A man wrote to me about his experiences in the army: “In our armored company, about a third of the soldiers were religious, mostly yeshiva students. From time to time a female soldier or several female soldiers would come to ask for help or to be accompanied on a certain mission. They almost always asked religious soldiers to come with them.
“Later, when we were talking to the platoon commander, one of the yeshiva students asked why the female soldiers always asked for help from the religious…. When the platoon commander began to answer, ‘They prefer the religious because…,’ one of the religious soldiers shouted, ‘Why? I’ll tell you why. They just want to cause us to sin! It’s just not right!’
“The officer looked at him in amazement and said, ‘To cause you to sin? They say explicitly that they cannot stand the attitude of the regular soldiers, and they always claim that only the religious soldiers respect them, or at least are ashamed to be so rude to them.’”
In other words, despite the fact that some religious soldiers behave improperly and some secular soldiers behave properly, the norms of modesty shape men who are more polite and respectful.
Why the Challenge is Greater in the Army
The challenge of modesty in the army is particularly difficult, which is why the Torah commands Israel to preserve the holiness of the camp with greater rigor, stating: “Your camp must therefore be holy.” Apparently, soldiers, who are under the stress of hard training and danger, seek to release themselves from the pressure, and the easiest way to do is through lightheadedness, profanity, and lewdness.
In addition, the need to fight breaches normal frameworks – suddenly a terrible thing such as killing people becomes permissible. All of a sudden, the soldier finds within himself emotional and potent powers that he was not aware of, and if he does not take care to fence himself in, these life forces can deviate in negative directions. Therefore, the Torah warns soldiers to guard themselves from everything evil.
In addition, when a person is with his family, he safeguards himself from licentiousness, but when he goes into the army, all the usual arrangements are infringed, and the fear of violating frameworks grows. After they return home, soldiers must build their families, and if they violate the laws of modesty and sanctity, they will inflict psychological harm on themselves and will not be able to fully love their partner since modesty and holiness are the basis for building love in a family.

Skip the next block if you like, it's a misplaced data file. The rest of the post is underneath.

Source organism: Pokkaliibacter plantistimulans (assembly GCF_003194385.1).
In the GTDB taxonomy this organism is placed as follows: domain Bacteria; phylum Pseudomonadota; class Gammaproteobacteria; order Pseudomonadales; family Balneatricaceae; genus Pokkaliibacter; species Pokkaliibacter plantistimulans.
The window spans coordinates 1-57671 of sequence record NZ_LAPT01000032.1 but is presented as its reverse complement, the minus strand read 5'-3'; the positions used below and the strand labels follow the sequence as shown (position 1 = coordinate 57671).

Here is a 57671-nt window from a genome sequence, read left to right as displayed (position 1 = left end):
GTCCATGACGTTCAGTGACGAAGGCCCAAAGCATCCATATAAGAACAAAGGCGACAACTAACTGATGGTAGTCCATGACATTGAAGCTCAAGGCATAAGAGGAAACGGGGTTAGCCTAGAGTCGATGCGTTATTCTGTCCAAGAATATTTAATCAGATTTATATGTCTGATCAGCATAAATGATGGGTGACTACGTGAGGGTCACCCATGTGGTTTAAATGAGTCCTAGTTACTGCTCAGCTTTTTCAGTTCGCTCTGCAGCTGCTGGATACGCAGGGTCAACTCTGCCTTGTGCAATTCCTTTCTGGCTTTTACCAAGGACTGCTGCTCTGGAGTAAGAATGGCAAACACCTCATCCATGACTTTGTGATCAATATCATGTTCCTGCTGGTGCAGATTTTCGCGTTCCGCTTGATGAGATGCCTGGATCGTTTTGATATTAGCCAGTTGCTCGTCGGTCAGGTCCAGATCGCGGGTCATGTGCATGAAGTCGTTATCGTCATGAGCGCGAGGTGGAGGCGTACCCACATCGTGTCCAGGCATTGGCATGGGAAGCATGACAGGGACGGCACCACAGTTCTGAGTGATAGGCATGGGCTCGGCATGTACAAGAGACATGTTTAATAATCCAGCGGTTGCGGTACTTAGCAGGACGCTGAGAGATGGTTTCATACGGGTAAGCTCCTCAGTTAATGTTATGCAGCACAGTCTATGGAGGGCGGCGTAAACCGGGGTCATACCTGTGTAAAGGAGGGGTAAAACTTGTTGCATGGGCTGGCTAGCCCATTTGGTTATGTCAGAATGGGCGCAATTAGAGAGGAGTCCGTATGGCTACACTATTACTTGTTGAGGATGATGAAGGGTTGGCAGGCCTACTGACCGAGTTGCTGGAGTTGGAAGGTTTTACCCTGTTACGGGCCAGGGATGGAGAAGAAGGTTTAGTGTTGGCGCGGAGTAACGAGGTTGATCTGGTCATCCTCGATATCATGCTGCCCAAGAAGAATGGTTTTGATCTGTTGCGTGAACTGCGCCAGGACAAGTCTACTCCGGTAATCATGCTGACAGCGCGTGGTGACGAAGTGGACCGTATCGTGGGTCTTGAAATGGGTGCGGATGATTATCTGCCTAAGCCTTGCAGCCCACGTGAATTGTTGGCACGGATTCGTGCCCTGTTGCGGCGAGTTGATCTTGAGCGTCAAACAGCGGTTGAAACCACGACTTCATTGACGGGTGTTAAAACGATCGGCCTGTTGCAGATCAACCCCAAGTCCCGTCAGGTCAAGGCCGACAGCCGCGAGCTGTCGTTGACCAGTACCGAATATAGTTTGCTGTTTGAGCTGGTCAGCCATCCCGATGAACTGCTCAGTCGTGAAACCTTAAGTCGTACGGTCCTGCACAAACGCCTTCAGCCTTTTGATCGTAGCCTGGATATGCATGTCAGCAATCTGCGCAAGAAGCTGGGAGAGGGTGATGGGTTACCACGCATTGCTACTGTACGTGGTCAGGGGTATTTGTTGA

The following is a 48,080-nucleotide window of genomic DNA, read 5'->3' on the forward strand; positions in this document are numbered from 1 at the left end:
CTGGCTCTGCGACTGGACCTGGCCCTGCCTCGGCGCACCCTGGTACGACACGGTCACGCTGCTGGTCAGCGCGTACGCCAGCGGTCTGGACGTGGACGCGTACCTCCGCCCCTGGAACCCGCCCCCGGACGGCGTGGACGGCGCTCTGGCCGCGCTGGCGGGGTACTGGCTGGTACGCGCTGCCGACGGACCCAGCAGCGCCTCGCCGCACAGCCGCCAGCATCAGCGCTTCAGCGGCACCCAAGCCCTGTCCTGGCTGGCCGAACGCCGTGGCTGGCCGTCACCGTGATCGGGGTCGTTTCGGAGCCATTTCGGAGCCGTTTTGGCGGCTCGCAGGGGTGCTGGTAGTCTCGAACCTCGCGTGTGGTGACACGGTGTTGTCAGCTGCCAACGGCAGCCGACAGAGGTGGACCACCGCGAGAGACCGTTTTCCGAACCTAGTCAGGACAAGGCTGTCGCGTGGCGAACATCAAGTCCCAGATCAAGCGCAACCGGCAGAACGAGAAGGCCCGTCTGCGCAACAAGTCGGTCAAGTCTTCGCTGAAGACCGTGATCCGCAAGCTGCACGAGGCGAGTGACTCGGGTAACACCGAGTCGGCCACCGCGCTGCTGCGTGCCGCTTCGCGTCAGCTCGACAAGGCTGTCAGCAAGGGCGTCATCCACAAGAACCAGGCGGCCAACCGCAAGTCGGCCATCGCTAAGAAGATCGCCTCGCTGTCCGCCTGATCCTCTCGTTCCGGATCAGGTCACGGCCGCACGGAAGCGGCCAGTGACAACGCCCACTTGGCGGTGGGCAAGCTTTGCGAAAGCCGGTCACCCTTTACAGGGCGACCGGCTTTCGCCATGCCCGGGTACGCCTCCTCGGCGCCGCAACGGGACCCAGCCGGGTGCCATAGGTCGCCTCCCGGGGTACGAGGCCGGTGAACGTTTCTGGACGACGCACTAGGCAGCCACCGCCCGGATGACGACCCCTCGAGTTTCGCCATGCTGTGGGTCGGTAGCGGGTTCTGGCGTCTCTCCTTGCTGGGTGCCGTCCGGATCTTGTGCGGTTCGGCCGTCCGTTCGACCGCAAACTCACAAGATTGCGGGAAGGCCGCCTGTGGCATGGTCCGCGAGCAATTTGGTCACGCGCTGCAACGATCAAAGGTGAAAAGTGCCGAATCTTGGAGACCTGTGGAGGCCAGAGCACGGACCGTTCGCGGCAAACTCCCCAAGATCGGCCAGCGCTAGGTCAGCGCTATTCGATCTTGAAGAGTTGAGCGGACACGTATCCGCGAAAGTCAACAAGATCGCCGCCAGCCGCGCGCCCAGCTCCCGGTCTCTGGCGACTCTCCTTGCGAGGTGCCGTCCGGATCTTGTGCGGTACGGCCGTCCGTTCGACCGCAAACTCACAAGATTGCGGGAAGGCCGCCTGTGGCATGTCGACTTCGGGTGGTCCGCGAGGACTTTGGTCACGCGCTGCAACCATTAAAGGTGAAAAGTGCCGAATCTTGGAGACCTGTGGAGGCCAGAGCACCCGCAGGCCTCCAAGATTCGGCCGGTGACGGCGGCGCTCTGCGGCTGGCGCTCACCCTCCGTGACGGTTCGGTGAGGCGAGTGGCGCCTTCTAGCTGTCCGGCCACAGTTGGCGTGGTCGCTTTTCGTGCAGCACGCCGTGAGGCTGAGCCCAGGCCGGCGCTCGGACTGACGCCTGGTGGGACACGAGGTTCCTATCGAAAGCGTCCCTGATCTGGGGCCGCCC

Breaches in modesty in the army do not only bother religious soldiers and the wives of army officers. Quite a few secular soldiers also dislike the crude talk and promiscuous relations between male and female soldiers. At times they participate in immodest behavior, but they admit that it is inappropriate.
Responsibility of the Leaders
In light of all the above, it would be appropriate and desirable for society as a whole not to have compulsory recruitment for women. If women wish to join the army, they should serve in all-female units. If the secular public insists on conscription for women and mixed combat units, at the very least, the leaders of the defense establishment must be asked to grant members of the religious public the right to serve according to their values and beliefs.
Currently, the religious public does not receive this right, and the responsibility to insist on it rests with the leaders of the religious and ultra-Orthodox public and their rabbis. Even if the heads of the defense establishment are not convinced of the justness of halachic modesty values, their fulfillment must be demanded at least within the framework in which religious soldiers serve.
The Social Danger
I recently participated in the inauguration ceremony of my son who enlisted in the Hesder yeshiva program. The event as a whole was exciting, but I also saw how much the army mixes men and women, creating frustration among members of the religious-Torah public for whom halacha is a formative value, and that the mixed framework is not suitable for their way of life.
On the bench behind me sat the father of one of the yeshiva students, and as the female soldiers and officers entered the grounds, he whispered in my ear: “Rabbi Melamed, we lost the battle, the situation in the army is lost.”
I know that if that’s what he had to say, not only will the ultra-Orthodox public not enlist in meaningful army service, but members of the chardal public will move over to the ultra-Orthodox camp if the situation does not improve, and members of the Torani public will stop sending their sons for meaningful army service despite the enormity of the mitzvah to do so.
In other words, at stake is not just a violation of the honor and faith of members of the Torah public; we are facing a national-social danger as current conditions are liable to cause a wide public to move – out of disappointment and despair – from devoted and idealistic cooperation with members of the secular public toward the ultra-Orthodox public. They will not only refrain from serving in the military; they will also sabotage the recruitment process of charedim into the army.
This article originally appeared in Israel’s Besheva newspaper. It was translated from Hebrew and slightly condensed. Rabbi Eliezer Melamed is rosh yeshiva of Yeshivat Har Bracha.